November 29, 2010

Bob Spangler finishes his 50-mile run and raises money for island non-profits


Bob Spangler’s 50-mile run from Oregon Inlet to Hatteras Inlet on Saturday, Nov. 27, began well before daylight – at 4:09 a.m. at the south end of the Bonner Bridge.

It ended 121/2 hours later at the Hatteras Inlet Ferry Docks, just as the sun was setting in the western sky.

Along the way, Spangler, a 60-year old resident of Avon and science teacher at Cape Hatteras Secondary School for Coastal Studies, was urged along in each village by his fans – friends, supporters, and colleagues and students from the school.

Signs in front of many businesses had been heralding his run all week.  “Run, Bob, Run” was on message boards all along Highway 12.

And for his effort, Spangler raised more than $4,000, which will be divided between the Outer Banks Preservation Association and the Hatteras Island Cancer Foundation.

Pledges were still being made over the weekend, and money was contributed in donation jars at tackle shops.

Spangler’s goal was to use the run as an opportunity to increase public awareness of the fight to maintain access to the Cape Hatteras National Seashore beaches.  And he wanted to raise money for two of his favorite non-profits – OBPA and HICF.

Before his run, Spangler said:

“Although I'm not a native to this island, I've vacationed here for almost 30 years.  Seven years ago I moved to Avon and now call this my home.  In the past few years, I've seen the burdens placed on the residents and visitors of Hatteras and Ocracoke islands by the excessive and unwarranted beach closures enacted by the U.S. Government's Department of Interior agencies at the urging of environmental groups.

“Unfortunately, our cries of injustice have fallen on deaf or uncaring ears.  These groups do not care about the traditional values so important to visitors and residents and don't care about us or our families.  Litigation, with all of its massive costs, seems to be our only hope.  We all should be helping the best way we can to fight these unconscionable groups and their ridiculous actions."

Spangler’s inlet-to-inlet run was originally planned for Friday, Nov. 26, but was postponed a day for weather.  The forecast for Friday was for a chance of thundershowers with a stiff southwest wind, which Spangler would have had to run against for much of his trip down the island.

Saturday morning was cooler but more hospitable.

When Spangler started at Oregon Inlet, winds were northwest at 20 mph and the temperature was 55.  That put the wind chill at 35 degrees.

Spangler started running through Pea Island National Wildlife Refuge in the dark but watched the day dawn to the east.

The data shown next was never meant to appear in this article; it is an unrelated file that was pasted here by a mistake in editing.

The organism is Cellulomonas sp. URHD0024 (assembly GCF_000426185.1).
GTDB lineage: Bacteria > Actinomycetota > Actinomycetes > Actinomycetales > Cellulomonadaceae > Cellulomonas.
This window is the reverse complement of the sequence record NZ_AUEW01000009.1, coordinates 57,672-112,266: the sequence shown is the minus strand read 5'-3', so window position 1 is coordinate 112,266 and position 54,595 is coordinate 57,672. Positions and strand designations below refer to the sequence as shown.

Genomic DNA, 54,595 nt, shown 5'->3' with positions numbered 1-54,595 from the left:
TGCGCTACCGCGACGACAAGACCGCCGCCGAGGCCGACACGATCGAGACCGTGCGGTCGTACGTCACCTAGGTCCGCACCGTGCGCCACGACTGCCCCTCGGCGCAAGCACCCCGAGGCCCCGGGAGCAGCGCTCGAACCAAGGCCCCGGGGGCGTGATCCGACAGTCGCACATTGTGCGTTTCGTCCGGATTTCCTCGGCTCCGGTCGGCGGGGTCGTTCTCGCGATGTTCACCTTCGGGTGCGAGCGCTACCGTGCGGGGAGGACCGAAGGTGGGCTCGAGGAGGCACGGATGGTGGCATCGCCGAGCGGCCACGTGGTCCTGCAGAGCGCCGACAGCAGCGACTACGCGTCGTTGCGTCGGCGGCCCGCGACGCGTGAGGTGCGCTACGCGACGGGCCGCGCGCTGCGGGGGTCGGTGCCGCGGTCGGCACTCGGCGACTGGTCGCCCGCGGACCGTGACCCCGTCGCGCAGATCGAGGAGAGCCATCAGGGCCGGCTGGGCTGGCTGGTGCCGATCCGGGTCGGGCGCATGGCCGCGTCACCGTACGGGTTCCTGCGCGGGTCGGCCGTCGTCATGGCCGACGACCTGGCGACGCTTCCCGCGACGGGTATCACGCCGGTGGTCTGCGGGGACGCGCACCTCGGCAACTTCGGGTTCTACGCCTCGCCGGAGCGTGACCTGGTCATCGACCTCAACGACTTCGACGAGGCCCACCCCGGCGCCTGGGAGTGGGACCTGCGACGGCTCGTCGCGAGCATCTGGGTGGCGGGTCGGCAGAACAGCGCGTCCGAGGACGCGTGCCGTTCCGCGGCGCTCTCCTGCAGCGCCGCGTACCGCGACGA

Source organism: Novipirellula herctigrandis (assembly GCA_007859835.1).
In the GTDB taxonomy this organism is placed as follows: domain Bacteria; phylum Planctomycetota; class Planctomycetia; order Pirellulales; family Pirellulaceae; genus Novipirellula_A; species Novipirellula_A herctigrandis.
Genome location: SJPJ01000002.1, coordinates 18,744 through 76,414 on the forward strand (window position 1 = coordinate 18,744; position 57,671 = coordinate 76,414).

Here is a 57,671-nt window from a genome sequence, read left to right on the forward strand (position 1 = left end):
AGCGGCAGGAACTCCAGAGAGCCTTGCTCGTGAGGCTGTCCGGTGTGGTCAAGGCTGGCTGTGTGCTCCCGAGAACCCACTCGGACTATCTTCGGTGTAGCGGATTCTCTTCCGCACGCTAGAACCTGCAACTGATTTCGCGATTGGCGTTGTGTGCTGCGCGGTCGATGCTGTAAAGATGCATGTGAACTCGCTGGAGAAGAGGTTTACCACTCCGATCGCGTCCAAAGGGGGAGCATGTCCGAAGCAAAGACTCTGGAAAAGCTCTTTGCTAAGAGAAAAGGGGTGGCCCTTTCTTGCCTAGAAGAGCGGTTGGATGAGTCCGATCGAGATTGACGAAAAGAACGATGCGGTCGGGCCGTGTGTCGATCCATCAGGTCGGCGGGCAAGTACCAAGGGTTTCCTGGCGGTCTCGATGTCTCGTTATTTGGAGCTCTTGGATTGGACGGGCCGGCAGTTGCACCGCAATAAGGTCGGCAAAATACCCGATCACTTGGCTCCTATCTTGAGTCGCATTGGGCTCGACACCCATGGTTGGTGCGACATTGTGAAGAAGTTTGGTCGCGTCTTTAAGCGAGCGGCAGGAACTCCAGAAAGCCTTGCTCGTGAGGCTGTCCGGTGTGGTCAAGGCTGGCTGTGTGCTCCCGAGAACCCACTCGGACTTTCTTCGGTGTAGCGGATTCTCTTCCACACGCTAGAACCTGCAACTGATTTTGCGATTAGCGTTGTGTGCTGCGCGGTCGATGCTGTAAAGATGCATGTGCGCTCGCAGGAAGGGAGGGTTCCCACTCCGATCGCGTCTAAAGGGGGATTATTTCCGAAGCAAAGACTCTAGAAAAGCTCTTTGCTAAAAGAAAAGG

He arrived in Rodanthe at 6:40 a.m. – just before sunrise and 20 minutes ahead of schedule. He had coffee at Island Convenience and continued through the villages.  By then, the temperature was down to 48 degrees.

Spangler got to Avon an hour early, where he stopped at Frank and Fran’s tackle shop and greeted more fans.

“Bob got off to a fast start, possibly due to the strong backwind, and probably due to a little adrenalin,” said David Scarborough of OBPA who orchestrated behind the scenes for the race.

“He thinks the slower finish may be due in part to the fast start,” Scarborough added. “He hit the wall between Avon and Buxton and slowed his pace to a walk for much of the remainder of the run at doctor’s advice.”

Dr. Al Hodges of HealthEast met Spangler at Frank and Fran’s, at Cape Hatteras Secondary School in Buxton, and several other stops along the way to monitor his physical condition. 

After his early arrival in Buxton, Spangler slowed down to a walk for much of the rest of the run.  However, he arrived at the Hatteras Inlet Ferry Docks, just 30 minutes behind his 12-hour goal and just a few minutes before sunset.

After the race, Hodges administered an EKG at the Hatteras HealthEast center, and everything checked out just right for a 60-year-old man who had just run 50 miles.

Also looking out for Spangler along the way were Paul and Kim Gillikin, who provided support that included Gatorade, water, fruit, and snacks, as well as dry clothing at strategic locations.

“Bob was really encouraged by the friends and former and present students who showed up along the way to cheer him on,” Scarborough said. “Many joined him during the run, some for several miles. Many in the group that accompanied him across the finish line had started in Buxton.”

Spangler was out and about early Sunday morning, Scarborough said, and “you would have never known what he’d done the day before.”

“His enthusiasm was still on high, and he was still trying to consume calories to replenish,” Scarborough added. “His legs are sore, but all of those who made bets he wouldn’t make it back to work Monday morning will lose!”

Indeed, on Monday Spangler replied to a “thank you” e-mail from the cancer foundation.

“I enjoyed the run, and there is talk about next year and making it a larger event. Who knows?”

Click here
to see a slide show of Bob Spangler’s 50-mile run down Hatteras Island.

 Comments are always welcomed!

     Subject :

     Name :  (required)

     Email :  (required, will not be published)

     City :   (required)    State :   (required)

     Your Comments:

May be posted on the Letters to the Editor page at the discretion of the editor.